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Black And Brown Communities Disproportionately Exposed To PFAS

A new study by Harvard researchers finds that communities of color are more exposed to per- and polyfluorinated substances, the toxic “forever chemicals” colloquially known as PFAS. These chemicals used in industrial facilities, military fire training areas, airports and waste facilities have been linked to cancer and other illnesses. The study published in the journal Environmental Science & Technology, examined over 44,000 water samples from nearly 8,000 communities across 18 states and found that Black and brown people face significantly greater odds of receiving water contaminated with PFAS compared to white communities. It’s the first peer reviewed study to examine the relationship between PFAS contamination and risk in communities of color. Lead author Jahred Liddie told Grist, “We know that there’s the forces of discrimination, segregation that kind of shape how pollution around the U.S. is patterned.” Historic redlining cited industrial sites that are often the source of PFAS and other pollution near communities of color. (Grist, Axios, Phys.org)

Biden Admin Wants To Allow Conservationists To Lease Federal Land: The US Bureau of Land Management (BLM) has proposed opening leasing of federal land to conservationists, giving them the chance to compete with the oil, mining, and grazing interests who are already allowed to bid for access to federal land and its resources. BLM Director Tracy Stone-Manning told the AP that the proposed changes would address rising pressure from climate change and development. “It makes conservation an equal among the multiple uses that we manage for,” Stone-Manning said. “There are rules around how we do solar development. There are rules around how we do oil and gas. There have not been rules around how we deliver on the portions of (federal law) that say, ‘Manage for fish and wildlife habitat, manage for clean water.’” BLM has a history of more industry-leaning policies for the more than 1 million square kilometers of land the agency manages, an area twice the size of California. Public hearings on the proposal will begin this week and continue throughout the summer. (AP, The Hill, Fox News)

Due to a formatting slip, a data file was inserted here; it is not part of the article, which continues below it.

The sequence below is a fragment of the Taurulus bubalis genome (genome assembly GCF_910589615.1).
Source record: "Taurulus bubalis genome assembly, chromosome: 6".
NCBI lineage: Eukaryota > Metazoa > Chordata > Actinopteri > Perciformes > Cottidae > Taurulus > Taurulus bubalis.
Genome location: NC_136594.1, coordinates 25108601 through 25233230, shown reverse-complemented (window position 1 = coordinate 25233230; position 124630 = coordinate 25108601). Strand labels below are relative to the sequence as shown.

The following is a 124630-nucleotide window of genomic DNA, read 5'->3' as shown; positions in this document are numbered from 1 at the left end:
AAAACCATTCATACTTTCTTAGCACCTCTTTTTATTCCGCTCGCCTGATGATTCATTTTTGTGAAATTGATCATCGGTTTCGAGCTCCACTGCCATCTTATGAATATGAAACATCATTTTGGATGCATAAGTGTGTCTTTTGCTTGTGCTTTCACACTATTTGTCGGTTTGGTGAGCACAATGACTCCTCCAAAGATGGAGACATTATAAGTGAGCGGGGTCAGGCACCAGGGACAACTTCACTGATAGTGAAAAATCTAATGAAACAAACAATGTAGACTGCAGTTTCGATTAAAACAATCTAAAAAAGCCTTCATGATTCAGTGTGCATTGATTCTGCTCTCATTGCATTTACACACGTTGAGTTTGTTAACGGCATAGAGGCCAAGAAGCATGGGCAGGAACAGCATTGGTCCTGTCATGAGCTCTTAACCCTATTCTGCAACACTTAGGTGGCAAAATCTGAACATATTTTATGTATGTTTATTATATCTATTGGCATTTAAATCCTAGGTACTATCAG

Environmental Campaigner Freed Early From Vietnamese Prison: Nguy Thi Khanh, the founder of the GreenID Vietnam campaign group and one of Vietnam’s leading environmental activists has been freed from prison five months early. Khanh was imprisoned for not paying enough tax on prize money she received for winning the Goldman environmental award. She won the award due to her work bringing scientific research on the impacts of coal to Vietnamese state agencies and officials, and advocating for a cleaner, more sustainable energy system and future. Khanh posted to her Facebook page that she had, “endless happiness to be back in the midst of family’s love, to meet and hug loved ones after 16 months of being isolated.” (Climate Home News)


Climate News

(ENVIRONMENTAL) INJUSTICE: Devon Parfait, Louisiana tribal chief, on climate change and preserving customs (Teen Vogue), Getting a silent killer out of the kitchen (Washington Post $)

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Denier Roundup

#LaGiustaCausa: Italian Oil Giant Eni Is Latest Corporation To Face Climate Lawsuit

Exxon knew. Shell knew. Total knew. BP knew. Chevron knew. Now, we’re finding out that Eni also allegedly knew about the dangers of burning fossil fuels, and instead of warning the world and leading the transition to green energy, the Italian oil company chose to trick the public and harm the planet in order to rake in massive profits, just like all the other oil corporations.

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